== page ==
Monday, July 11, 2011
Ex-Detroit Mayor Kwame Kilpatrick's New Book Covers Affair, Legal Saga
The former politician bills Surrendered! The Rise, Fall and Revelation of Kwame Kilpatrick as the true tale of his saga. While he takes responsibility for an affair with an aide and lies told during a civil trial, he also blames plenty of others for his downfall.
"When I perjured myself, I gave my enemies a lane. And they turned that lane into a highway," Kilpatrick writes, according to an advance copy obtained by The Associated Press. "My intent entering office was to empower Detroiters, and my actions heading into my second term suggested that we had the ability to do it. And that threatened too many people's bottom line. Their bottom lines for me, then, became simple. Get rid of me. And they're not finished."
Kilpatrick, dubbed the "Hip-Hop Mayor" when he was elected at age 31, was charged with perjury after text messages on city-issued pagers contradicted testimony he gave during a 2007 police whistle-blowers' trial. The sexually explicit text messages showed he lied when he denied under oath that he had a romantic relationship with the aide.
Throughout the book, he levels criticism at the aggressive Wayne County prosecutor, Kym Worthy, who charged him as well as two judges who heard the case as it went through the court system.
Kilpatrick is open, however, about the affair with one-time chief of staff Christine Beatty and falsehoods he told, even in front of the Wayne County Circuit Court judge who would decide his future and his freedom.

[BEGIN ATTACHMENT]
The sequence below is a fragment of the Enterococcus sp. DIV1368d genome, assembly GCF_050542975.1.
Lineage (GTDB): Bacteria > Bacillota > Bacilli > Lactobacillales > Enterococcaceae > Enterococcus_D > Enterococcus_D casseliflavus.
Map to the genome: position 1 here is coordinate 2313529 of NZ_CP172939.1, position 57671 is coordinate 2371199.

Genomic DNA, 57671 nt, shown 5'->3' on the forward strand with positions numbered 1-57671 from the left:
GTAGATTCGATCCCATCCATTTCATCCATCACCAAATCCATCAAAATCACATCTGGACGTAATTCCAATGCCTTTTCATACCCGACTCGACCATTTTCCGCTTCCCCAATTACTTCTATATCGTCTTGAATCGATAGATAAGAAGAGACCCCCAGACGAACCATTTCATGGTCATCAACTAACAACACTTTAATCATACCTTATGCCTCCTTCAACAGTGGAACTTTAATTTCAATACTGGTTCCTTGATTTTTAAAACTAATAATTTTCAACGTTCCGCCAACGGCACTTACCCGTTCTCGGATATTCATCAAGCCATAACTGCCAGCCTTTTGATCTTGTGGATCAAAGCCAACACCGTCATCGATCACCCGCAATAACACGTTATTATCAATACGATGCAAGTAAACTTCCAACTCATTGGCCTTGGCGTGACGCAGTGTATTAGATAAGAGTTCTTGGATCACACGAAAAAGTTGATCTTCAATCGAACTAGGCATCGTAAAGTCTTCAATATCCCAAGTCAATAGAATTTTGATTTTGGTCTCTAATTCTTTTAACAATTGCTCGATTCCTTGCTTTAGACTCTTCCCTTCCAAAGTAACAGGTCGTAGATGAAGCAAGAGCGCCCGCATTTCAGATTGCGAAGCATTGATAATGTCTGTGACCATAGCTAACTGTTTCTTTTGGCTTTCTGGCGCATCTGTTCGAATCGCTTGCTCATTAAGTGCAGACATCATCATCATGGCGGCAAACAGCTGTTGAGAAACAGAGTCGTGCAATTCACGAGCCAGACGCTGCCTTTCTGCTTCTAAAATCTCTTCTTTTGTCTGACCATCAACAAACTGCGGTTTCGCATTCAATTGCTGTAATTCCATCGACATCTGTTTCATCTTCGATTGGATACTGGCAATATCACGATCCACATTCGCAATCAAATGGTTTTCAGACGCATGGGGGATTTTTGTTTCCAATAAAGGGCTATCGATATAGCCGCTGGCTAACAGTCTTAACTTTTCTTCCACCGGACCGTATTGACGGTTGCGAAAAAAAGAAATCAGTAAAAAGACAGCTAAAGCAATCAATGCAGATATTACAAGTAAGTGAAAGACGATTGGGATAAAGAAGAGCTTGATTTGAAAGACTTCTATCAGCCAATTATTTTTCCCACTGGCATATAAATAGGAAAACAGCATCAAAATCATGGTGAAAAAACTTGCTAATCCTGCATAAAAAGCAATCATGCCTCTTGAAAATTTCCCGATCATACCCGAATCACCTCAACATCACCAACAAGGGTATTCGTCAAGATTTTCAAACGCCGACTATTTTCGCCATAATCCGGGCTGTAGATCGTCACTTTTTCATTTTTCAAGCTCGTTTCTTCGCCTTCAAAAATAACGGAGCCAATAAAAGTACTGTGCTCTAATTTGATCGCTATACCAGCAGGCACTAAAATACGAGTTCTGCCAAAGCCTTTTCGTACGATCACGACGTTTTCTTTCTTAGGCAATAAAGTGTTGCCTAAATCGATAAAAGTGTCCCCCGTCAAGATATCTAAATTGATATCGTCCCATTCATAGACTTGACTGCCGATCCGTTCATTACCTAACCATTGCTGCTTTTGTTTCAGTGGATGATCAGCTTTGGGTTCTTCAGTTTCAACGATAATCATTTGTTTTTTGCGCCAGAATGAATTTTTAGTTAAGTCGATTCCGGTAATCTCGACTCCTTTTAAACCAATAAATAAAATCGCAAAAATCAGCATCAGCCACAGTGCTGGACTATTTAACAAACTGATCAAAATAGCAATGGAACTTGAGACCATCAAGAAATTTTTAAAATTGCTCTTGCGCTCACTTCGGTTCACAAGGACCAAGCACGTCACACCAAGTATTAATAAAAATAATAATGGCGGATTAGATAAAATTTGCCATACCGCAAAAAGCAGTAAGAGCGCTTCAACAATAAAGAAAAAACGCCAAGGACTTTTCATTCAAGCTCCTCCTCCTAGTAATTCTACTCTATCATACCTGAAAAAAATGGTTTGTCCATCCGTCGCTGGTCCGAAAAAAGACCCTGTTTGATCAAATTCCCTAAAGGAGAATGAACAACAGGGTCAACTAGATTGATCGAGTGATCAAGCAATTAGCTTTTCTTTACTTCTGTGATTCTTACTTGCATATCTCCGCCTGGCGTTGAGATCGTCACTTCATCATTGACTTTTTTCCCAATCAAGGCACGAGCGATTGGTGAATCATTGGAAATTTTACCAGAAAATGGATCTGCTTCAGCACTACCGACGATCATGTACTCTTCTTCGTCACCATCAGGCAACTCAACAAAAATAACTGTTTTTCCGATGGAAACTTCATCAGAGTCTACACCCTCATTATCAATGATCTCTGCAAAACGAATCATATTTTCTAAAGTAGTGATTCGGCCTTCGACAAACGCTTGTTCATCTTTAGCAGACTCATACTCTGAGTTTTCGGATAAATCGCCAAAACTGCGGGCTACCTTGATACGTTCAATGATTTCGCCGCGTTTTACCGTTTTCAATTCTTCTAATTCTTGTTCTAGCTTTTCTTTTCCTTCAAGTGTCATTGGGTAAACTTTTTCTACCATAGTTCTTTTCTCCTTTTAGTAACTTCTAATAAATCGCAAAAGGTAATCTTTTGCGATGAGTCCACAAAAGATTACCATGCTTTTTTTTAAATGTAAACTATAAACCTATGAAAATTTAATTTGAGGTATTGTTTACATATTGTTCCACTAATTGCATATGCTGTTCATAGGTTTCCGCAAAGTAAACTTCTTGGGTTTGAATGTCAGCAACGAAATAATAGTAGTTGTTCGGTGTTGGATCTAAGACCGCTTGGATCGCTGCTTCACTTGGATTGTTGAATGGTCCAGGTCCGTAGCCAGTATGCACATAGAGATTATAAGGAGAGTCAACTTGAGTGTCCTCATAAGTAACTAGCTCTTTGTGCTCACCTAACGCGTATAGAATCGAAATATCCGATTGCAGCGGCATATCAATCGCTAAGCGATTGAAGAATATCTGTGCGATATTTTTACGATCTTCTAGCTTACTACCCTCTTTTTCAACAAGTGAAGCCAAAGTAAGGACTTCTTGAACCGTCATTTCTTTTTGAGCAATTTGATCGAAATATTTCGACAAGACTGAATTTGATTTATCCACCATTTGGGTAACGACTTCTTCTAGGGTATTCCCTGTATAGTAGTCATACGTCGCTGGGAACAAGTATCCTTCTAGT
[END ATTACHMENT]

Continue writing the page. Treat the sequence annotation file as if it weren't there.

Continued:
"I stood before Judge David Groner, who requested my plea. 'I lied under oath,' I said, 'with the intent to mislead the court and jury and to impede and obstruct the fair administration of justice,'" Kilpatrick writes. "For the record, I lied when I made that statement. The real reason I lied under oath was because I didn't want my wife to know I cheated. But be clear. There was absolutely no justice to obstruct in the whistle-blowers' suit. The case was manufactured. I was just cornered."
Kilpatrick, 41, eventually pleaded guilty to obstruction of justice and no contest to assault and served time in the county jail. Groner sent him to state prison last year for not adhering to the terms of his probation, which called for the truthful disclosure of his finances. The former mayor is set to be paroled within weeks from state prison for violating probation in the 2008 criminal case.
The book, co-written by Khary Turner, is set to be released Aug. 1. Groner has ruled that any book profits intended for Kilpatrick, his relatives or other agents must first be applied toward $860,000 in unpaid restitution to the city.